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  • Overcoming the limitations of antitumor immunotherapy by developing K-nanoadjuvant

    SKKU Advanced Institute of Nano Technology Professor LIM, YONGTAIK Professor ·Seung Mo Jin, Yeon Jeong Yoo

    Overcoming the limitations of antitumor immunotherapy by developing K-nanoadjuvant

    Prof. Yong Taik Lim’s research team (SAINT) developed the world’s first kinetically activating nanoadjuvant (K-nanoadjuvant), which enables therapeutic immune cells to generate effective antitumor immunity without exhaustion. The research results were published in Nature Nanotechnology (IF: 39.213), a world-renowned academic journal in the field of multidisciplinary science. Various drugs capable of effective innate immune induction, such as toll-like receptor (TLR) agonists, have been developed throughout the history of oncology. Although these drugs contribute to immune activation, they also cause immunotoxicity and exhaustion of immune cells, resulting in ineffective cancer immunotherapy overall. To address these issues, researchers designed a nanoliposome-based novel TLR7/8a (timely activating TLR7/8 agonist; t-TLR7/8a) for the first time and revealed the efficacy of K-nanoadjuvant fabricated in combination with various TLR agonists. A nanoliposome-based K-nanoadjuvant is a novel immune function-modulating platform that not only maximizes immune cell activation but also overcomes immune cell exhaustion induced by excessive immune responses. Such effect was achieved by coordinating optimized time, order, and combinatorial code of two different immunostimulants with different mechanisms of action which induce different signal transduction routes. K-nanoadjuvant solves the problem of current immunostimulants and has a high potential for clinical application, as previous research has proven the safety of nanoliposome-based platforms in the human body. Researchers expect K-nanoadjuvant to be applied to immune checkpoint inhibitors unresponsive patient group, the latest anticancer therapeutic drug, and can be used as a next-generation anticancer therapeutic drug that can prevent recurrence/metastasis.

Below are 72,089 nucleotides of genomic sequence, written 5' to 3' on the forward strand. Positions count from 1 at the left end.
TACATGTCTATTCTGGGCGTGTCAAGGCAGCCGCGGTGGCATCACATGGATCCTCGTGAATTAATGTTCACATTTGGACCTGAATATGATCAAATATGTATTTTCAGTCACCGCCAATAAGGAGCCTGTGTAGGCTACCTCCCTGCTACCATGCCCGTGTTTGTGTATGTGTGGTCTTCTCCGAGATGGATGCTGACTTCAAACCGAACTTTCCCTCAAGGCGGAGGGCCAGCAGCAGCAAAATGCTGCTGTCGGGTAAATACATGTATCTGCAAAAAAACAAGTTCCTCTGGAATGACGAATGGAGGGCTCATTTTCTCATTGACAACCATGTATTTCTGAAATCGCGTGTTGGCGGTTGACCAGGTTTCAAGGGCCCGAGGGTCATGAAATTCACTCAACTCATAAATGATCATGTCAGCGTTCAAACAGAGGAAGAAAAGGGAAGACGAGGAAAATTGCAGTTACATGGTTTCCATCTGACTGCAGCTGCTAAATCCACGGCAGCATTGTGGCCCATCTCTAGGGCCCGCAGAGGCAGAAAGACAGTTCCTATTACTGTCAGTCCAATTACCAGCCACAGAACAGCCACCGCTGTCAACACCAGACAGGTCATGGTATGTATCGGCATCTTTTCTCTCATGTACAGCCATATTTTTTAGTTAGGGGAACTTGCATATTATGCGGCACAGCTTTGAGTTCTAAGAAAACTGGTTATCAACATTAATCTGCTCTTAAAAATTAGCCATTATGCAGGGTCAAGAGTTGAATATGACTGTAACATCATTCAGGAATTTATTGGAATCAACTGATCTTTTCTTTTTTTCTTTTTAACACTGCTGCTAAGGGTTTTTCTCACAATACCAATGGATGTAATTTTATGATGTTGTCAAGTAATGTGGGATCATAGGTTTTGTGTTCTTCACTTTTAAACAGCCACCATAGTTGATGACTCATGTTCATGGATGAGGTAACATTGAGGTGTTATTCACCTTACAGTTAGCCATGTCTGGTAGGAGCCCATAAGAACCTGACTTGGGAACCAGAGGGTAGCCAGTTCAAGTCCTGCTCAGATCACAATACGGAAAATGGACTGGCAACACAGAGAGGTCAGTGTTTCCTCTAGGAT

• Discovery of Photovoltaically Top-performing Perovskite Crystal Facets

    Chemical Engineering Professor PARK, NAM-GYU Professor

    Discovery of Photovoltaically Top-performing Perovskite Crystal Facets